Ageing wooden power poles increase the risk of pole fires

Wooden power poles used for electricity distribution deteriorate with age, and leakage current performance in these poles worsens over time, according to research recently released from RMIT University.

Research by Dr Sachin Pathak, in the School of Electrical and Computer Engineering, investigated the behaviour of leakage current on wooden structures of various ages.

“My study proved conclusively that leakage current performance of wooden structures deteriorates with age,” Dr Pathak said.

“Given that 70 per cent of the 8.5 million wooden poles in service as part of the electricity distribution infrastructure in Australia are over 35 years old, these findings are significant,” he said.

Leakage current flow happens where the current leaks through the insulator, due to deposits of salt spray, sand or chemical pollution on the insulator surface, under extended dry weather conditions, with light rain and high humidity. Excessive activity of leakage current generates enough heat to ignite ageing wooden structures, particularly where there is contact between the wood and metal surfaces of the power pole.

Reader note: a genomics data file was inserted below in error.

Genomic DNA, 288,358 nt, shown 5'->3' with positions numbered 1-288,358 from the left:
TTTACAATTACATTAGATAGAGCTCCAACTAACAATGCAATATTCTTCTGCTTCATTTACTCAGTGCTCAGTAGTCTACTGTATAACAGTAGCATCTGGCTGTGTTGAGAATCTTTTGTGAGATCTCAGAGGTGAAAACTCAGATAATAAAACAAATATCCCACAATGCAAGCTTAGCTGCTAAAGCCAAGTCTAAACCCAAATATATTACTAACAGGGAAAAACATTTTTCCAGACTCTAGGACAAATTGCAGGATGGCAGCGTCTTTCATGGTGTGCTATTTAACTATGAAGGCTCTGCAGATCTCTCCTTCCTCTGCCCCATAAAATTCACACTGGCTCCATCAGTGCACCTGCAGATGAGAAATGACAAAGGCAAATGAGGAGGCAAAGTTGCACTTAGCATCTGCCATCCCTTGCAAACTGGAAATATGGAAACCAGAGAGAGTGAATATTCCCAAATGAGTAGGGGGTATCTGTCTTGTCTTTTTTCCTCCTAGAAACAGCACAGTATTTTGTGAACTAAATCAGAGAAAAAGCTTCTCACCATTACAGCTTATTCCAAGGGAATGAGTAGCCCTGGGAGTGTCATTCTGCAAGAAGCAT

The research also suggests the need for power utilities to consider shorter inspection cycles, particularly for wooden structures located near the coast, where tailor-made inspection programs would prove more effective for maintenance.

“In the wake of recent catastrophic bushfires in Victoria and Western Australia my findings will assist the assessment of the electrical performance of wooden structures used for power distribution in greater depth,” Dr Pathak, who works for south-east Queensland power distribution company Energex, said.

“They will also give power utilities a far greater understanding of the role of ageing wooden structures and will assist in developing cost-effective asset maintenance and replacement programs. Ultimately, this will lead to less power pole fires.”

This ongoing problem is a major worry for power distribution companies, especially during Australia’s hot, dry summers.

“I hope my recommendations not only reduce the number of wooden pole fires, but also help to save lives and millions of dollars in the process,” Dr Pathak said.